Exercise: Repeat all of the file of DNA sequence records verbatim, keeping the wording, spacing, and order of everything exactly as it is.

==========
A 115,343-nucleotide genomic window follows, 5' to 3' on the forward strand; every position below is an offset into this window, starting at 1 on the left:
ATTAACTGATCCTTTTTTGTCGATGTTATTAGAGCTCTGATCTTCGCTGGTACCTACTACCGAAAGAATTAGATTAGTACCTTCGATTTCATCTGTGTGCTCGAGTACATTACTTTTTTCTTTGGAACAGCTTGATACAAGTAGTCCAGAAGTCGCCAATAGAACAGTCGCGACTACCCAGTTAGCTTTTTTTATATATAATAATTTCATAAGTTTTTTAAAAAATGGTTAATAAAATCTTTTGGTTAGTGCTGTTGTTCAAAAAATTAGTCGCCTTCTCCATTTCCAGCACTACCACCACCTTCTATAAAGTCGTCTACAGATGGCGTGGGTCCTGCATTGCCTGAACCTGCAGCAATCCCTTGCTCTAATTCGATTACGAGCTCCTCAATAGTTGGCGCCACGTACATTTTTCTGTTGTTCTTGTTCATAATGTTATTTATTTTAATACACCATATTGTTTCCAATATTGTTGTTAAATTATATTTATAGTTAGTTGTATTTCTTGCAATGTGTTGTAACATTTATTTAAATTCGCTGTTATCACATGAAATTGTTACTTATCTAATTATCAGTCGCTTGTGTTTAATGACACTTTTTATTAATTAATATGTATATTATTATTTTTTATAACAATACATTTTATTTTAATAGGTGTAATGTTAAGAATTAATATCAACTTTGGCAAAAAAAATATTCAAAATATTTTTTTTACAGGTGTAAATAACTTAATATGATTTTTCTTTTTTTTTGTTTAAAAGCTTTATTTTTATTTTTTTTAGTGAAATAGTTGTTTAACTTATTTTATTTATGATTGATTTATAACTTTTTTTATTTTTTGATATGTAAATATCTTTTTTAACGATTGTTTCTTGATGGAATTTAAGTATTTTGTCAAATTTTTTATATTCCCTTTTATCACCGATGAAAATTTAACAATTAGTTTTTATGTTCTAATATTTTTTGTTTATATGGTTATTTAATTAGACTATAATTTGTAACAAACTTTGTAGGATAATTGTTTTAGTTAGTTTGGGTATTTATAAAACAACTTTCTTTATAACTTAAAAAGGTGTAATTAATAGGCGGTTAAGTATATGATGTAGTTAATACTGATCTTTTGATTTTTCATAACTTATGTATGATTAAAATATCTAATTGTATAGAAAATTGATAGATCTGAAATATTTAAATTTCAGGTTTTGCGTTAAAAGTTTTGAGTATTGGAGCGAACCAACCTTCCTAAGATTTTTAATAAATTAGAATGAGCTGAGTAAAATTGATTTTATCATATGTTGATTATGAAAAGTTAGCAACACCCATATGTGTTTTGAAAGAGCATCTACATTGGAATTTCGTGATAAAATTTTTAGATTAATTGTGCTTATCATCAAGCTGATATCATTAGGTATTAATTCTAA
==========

A 115,343-nucleotide genomic window follows, 5' to 3' on the forward strand; every position below is an offset into this window, starting at 1 on the left:
ATTAACTGATCCTTTTTTGTCGATGTTATTAGAGCTCTGATCTTCGCTGGTACCTACTACCGAAAGAATTAGATTAGTACCTTCGATTTCATCTGTGTGCTCGAGTACATTACTTTTTTCTTTGGAACAGCTTGATACAAGTAGTCCAGAAGTCGCCAATAGAACAGTCGCGACTACCCAGTTAGCTTTTTTTATATATAATAATTTCATAAGTTTTTTAAAAAATGGTTAATAAAATCTTTTGGTTAGTGCTGTTGTTCAAAAAATTAGTCGCCTTCTCCATTTCCAGCACTACCACCACCTTCTATAAAGTCGTCTACAGATGGCGTGGGTCCTGCATTGCCTGAACCTGCAGCAATCCCTTGCTCTAATTCGATTACGAGCTCCTCAATAGTTGGCGCCACGTACATTTTTCTGTTGTTCTTGTTCATAATGTTATTTATTTTAATACACCATATTGTTTCCAATATTGTTGTTAAATTATATTTATAGTTAGTTGTATTTCTTGCAATGTGTTGTAACATTTATTTAAATTCGCTGTTATCACATGAAATTGTTACTTATCTAATTATCAGTCGCTTGTGTTTAATGACACTTTTTATTAATTAATATGTATATTATTATTTTTTATAACAATACATTTTATTTTAATAGGTGTAATGTTAAGAATTAATATCAACTTTGGCAAAAAAAATATTCAAAATATTTTTTTTACAGGTGTAAATAACTTAATATGATTTTTCTTTTTTTTTGTTTAAAAGCTTTATTTTTATTTTTTTTAGTGAAATAGTTGTTTAACTTATTTTATTTATGATTGATTTATAACTTTTTTTATTTTTTGATATGTAAATATCTTTTTTAACGATTGTTTCTTGATGGAATTTAAGTATTTTGTCAAATTTTTTATATTCCCTTTTATCACCGATGAAAATTTAACAATTAGTTTTTATGTTCTAATATTTTTTGTTTATATGGTTATTTAATTAGACTATAATTTGTAACAAACTTTGTAGGATAATTGTTTTAGTTAGTTTGGGTATTTATAAAACAACTTTCTTTATAACTTAAAAAGGTGTAATTAATAGGCGGTTAAGTATATGATGTAGTTAATACTGATCTTTTGATTTTTCATAACTTATGTATGATTAAAATATCTAATTGTATAGAAAATTGATAGATCTGAAATATTTAAATTTCAGGTTTTGCGTTAAAAGTTTTGAGTATTGGAGCGAACCAACCTTCCTAAGATTTTTAATAAATTAGAATGAGCTGAGTAAAATTGATTTTATCATATGTTGATTATGAAAAGTTAGCAACACCCATATGTGTTTTGAAAGAGCATCTACATTGGAATTTCGTGATAAAATTTTTAGATTAATTGTGCTTATCATCAAGCTGATATCATTAGGTATTAATTCTAA